An evaluation of H.265 or HEVC video compression has demonstrated 50% bit-rate savings over the established H.264 or AVC standard. The results confirm that the newer standard provides a substantial improvement in compression efficiency relative to its predecessor. The study also suggests greater gains when assessed by viewers, compared to a widely used objective measurement.
The evaluation was based on frame sizes up to ultra-high-definition at up to 60 frames per second. The tests involved assessment by viewers in controlled conditions as well as objective measures of comparative quality.
The tests showed that bit rate savings of 59% on average can be achieved by HEVC for the same perceived video quality, which is higher than a bit rate saving of 44% demonstrated using a standard objective quality metric.
The peak-signal-to-noise ratio or PSNR is often used to represent video coding performance, although it does not necessarily account for how images are actually perceived.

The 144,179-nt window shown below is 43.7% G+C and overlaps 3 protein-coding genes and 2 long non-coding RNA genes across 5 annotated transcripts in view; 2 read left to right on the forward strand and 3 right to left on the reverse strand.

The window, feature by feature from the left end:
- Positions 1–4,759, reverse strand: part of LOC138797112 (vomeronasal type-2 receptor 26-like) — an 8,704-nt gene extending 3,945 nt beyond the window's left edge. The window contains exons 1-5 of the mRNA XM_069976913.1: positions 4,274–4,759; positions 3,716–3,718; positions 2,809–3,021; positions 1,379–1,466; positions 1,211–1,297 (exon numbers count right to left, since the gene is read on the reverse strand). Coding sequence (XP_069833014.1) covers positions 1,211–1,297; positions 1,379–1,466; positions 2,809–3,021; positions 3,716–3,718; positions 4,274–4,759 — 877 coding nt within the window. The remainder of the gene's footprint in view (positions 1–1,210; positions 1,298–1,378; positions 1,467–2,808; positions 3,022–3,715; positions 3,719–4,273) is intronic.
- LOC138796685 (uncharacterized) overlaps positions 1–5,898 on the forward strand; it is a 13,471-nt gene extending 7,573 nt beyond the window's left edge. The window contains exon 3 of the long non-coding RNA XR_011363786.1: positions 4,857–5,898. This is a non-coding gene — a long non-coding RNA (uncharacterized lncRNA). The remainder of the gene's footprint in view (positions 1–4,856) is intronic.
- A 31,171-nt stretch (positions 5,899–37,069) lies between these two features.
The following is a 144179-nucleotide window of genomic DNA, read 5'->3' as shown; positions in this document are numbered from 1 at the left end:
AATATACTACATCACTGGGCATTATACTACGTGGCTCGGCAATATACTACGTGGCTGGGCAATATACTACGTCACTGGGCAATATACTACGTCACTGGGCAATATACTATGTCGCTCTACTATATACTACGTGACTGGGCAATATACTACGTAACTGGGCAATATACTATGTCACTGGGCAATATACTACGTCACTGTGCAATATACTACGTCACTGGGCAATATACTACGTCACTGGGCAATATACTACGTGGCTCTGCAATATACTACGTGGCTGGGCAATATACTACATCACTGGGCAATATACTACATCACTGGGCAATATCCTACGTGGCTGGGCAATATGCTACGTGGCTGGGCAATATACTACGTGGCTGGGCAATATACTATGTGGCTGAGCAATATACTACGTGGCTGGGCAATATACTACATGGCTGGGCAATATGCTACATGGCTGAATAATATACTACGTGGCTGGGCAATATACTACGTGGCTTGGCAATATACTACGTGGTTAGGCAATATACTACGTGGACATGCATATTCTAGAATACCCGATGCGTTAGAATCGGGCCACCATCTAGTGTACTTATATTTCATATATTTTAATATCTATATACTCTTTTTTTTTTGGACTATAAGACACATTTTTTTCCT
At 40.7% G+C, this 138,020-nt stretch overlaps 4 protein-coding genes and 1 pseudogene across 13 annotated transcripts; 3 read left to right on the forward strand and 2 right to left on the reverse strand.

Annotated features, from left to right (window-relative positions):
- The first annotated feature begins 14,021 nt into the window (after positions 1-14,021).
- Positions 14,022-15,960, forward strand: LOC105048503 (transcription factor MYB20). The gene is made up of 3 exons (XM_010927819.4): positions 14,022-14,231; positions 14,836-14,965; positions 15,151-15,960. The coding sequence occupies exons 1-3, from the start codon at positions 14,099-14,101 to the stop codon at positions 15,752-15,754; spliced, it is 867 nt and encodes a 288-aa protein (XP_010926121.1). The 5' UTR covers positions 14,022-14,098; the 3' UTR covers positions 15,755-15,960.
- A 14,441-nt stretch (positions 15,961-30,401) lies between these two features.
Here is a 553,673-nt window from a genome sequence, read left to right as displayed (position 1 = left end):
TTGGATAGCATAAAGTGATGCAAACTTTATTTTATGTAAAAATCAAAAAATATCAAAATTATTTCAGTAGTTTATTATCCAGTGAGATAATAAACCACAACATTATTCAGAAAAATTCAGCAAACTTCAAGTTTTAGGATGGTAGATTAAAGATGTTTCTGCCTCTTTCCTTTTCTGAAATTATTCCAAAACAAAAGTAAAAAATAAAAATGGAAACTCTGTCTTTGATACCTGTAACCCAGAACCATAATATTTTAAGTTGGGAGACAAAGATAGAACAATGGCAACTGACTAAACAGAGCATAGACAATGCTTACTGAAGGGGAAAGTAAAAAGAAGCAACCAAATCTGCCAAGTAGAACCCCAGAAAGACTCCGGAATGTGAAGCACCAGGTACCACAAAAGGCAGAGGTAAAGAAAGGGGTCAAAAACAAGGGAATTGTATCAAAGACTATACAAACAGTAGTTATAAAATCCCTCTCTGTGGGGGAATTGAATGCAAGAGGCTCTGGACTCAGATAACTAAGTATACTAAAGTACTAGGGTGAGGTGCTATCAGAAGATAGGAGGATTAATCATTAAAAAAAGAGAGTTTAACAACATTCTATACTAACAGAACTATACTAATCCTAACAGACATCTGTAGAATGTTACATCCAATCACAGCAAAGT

For subjective evaluation, a mean opinion score or MOS method was used to represent the scores of a panel of viewers on a scale of 0 to 10.
The evaluation suggests that for a given bit rate the subjective quality improvements of HEVC are typically greater than the objective quality improvements measured by the PSNR method that was mainly used during development of the standard.
The bit-rate savings were also higher for larger picture sizes. However, there was some variation across the sample sequences tested, which are not necessarily representative of the full range of television and video output.
The tests, which were performed in February and March 2014, appear in a journal published in January 2016. BBC Research and Development staff contributed to the paper.
The results suggest that there is a significant gain in compression efficiency with H.265. This remains to be demonstrated in real deployments but it would allow video to be delivered at up to half the data rates that are widely employed. That could be important for delivering ultra-high-definition video.
“Video Quality Evaluation Methodology and Verification Testing of HEVC Compression Performance” appears in IEEE Transactions On Circuits And Systems For Video Technology, January 2016.